Photonic-plasmonic nanostructures and biosensors
Photonic-plasmonic biosensors are micro- and nano-structured devices that allows the selective detection of biological species with a very high sensitivity through enhanced light-matter interaction. Research and development in this field made these devices able to compete with those based on electrochemical response, that are still the most widespread ones. In particular, the constant progress in nanofabrication techniques and material nanostructures allows to realize a new generation of extremely sensitive optical biosensors that are able to detect a biological target at a few- or even single-molecule level. This gives the possibility of a selective and early detection of the molecular events associated, for instance, with blood or lymphatic system cancer. In these devices, the physical processes that are used to detect the analyte include localized and extended surface Plasmon resonances (SPR), fluorescence, surface Raman scattering, and light diffraction.
Our research activity is devoted to the theoretical and experimental study of the optical response and of the sensitivity of optical biosensors for the analysis of proteins and peptides of oncologic interest. This activity will be mainly focused on two different systems: i) dielectric multilayers supporting Bloch surface waves (BSW); ii) metallic nanostructures supporting surface plasmons polaritons (SP), propagating or localized. In both cases, the proposed structures are based on the e.m. field confinement and amplification that allows the detection at high sensitivity in the far-field of biomolecular species chemically bound or adsorbed on the active area of biosensor. The structures are designed and their optical response is simulated through specifically developed numerical codes. Devices are first characterized through advanced optical spectroscopy techniques, and then tested via a comparative analysis of the optical properties of the blank system with those of the device after functionalization and analyte exposure.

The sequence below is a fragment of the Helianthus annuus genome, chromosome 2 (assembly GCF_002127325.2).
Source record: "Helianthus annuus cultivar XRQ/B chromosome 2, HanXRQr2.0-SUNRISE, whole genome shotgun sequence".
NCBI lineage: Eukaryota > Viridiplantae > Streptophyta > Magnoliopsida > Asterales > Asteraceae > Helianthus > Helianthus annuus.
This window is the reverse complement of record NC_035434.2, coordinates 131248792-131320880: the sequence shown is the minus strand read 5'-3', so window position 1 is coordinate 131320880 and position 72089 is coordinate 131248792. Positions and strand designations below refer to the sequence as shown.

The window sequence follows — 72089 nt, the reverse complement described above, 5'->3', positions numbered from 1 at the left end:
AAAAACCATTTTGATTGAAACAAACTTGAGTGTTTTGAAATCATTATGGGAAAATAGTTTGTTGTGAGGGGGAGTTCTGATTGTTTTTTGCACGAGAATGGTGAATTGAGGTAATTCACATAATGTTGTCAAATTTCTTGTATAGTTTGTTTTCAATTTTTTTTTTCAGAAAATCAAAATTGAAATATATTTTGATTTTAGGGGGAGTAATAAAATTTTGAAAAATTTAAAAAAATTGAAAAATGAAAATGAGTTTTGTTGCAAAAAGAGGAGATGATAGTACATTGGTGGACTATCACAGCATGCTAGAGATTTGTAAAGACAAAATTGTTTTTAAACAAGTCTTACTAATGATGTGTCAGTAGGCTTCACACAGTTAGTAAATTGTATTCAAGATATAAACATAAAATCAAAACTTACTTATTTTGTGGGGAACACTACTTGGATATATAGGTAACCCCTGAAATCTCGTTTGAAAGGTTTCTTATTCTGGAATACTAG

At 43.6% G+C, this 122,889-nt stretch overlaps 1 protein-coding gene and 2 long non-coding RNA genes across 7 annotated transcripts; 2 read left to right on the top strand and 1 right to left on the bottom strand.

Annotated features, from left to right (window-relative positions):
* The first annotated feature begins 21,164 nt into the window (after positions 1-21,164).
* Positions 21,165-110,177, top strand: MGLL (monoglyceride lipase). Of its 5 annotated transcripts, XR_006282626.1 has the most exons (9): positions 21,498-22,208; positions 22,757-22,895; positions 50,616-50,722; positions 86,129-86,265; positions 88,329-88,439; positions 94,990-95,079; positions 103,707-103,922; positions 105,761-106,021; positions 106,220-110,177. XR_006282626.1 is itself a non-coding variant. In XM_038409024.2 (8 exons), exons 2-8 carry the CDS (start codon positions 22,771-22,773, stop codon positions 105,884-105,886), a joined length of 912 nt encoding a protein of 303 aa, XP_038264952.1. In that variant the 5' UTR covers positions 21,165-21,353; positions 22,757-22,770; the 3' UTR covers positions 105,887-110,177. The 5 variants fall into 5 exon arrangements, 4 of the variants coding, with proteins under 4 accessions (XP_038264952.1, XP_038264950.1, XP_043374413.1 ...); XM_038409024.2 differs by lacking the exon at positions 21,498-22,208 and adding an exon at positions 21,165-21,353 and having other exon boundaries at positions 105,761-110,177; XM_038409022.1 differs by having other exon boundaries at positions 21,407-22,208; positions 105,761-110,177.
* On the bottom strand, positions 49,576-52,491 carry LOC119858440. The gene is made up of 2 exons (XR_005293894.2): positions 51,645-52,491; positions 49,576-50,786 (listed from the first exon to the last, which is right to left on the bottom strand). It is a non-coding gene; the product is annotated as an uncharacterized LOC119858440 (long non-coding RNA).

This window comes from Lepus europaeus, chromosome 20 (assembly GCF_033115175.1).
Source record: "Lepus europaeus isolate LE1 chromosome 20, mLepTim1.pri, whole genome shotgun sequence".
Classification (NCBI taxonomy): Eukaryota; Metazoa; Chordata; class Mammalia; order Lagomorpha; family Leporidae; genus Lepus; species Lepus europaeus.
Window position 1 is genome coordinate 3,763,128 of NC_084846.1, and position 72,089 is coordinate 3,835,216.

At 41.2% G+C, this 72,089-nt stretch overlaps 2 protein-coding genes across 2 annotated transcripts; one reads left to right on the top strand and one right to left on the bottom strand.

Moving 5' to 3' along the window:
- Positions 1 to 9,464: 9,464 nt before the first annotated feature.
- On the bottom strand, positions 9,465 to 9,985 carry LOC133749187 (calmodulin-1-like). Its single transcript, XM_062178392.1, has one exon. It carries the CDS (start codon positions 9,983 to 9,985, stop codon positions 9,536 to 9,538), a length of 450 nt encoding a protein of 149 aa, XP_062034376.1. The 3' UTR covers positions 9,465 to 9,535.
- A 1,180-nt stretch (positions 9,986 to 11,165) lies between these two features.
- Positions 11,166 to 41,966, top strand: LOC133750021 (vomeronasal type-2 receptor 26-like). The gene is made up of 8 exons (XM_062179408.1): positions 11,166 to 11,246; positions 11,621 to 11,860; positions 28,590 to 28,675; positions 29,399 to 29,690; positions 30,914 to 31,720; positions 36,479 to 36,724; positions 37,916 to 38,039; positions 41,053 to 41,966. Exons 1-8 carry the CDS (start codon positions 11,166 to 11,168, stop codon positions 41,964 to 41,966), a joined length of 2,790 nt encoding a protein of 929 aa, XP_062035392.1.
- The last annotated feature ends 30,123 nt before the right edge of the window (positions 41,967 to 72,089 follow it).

The most recent result has been the design and fabrication of a nano-antenna structure where the e.m. field is locally enhanced by exploiting surface plasmon polariton adiabatic compression, which is able to enhance Raman scattering signals, simultaneously with an Atomic Force microscopy detection. These solutions open new routes towards the development of new devices to localize and detect a very low number of molecules.
In a different approach, by using coordination chemistry on glass surfaces and the chemistry of metallic nanoparticles layered on glass surfaces we are realizing new materials exerting antimicrobial action only in the presence of microbes, with a non- toxic, re-usable action. They can inhibit the formation of biofilms and may be prepared on purpose, to be specialized against a particular type of microorganism, being also activated by an external, non invasive stimulus (e.g. light).
G. Dacarro, M. Galli, G. Guizzetti, M. Liscidini, M. Patrini
Fondazione Cariplo 2007-2010 "Glass surfaces with antimicrobial properties based on the tuned and controlled release of metal cations: a far reaching study on the use of surface coordination chemistry and of surface layers of metal nanoparticles to prepare smart materials of biomedical interest"
Regione Lombardia 2007-2009, research-educational project "From materials science to molecular biomedicine"
MIUR Cofin 2006-2009 "Advanced photonic devices for biomedical applications"
Nanoscale chemical mapping using three-dimensional adiabatic compression of surface plasmon polaritons,
F. De Angelis, G. Das, P. Candeloro, M. Patrini, M. Galli, A. Bek, M. Lazzarino, I. Maksymov, C. Liberale, L. C. Andreani, and E. Di Fabrizio,
Strong modification of light emission from a dye monolayer via Bloch surface waves,
M. Liscidini, M. Galli, M. Shi, G. Dacarro, M. Patrini, D. Bajoni, and J. E. Sipe,
Demonstration of diffraction enhancement via Bloch surface waves in a-SiN:H multilayers,
M. Liscidini, M. Galli, M. Patrini, R. W. Loo, M. C. Goh, C. Ricciardi, F. Giorgis, and J. E. Sipe,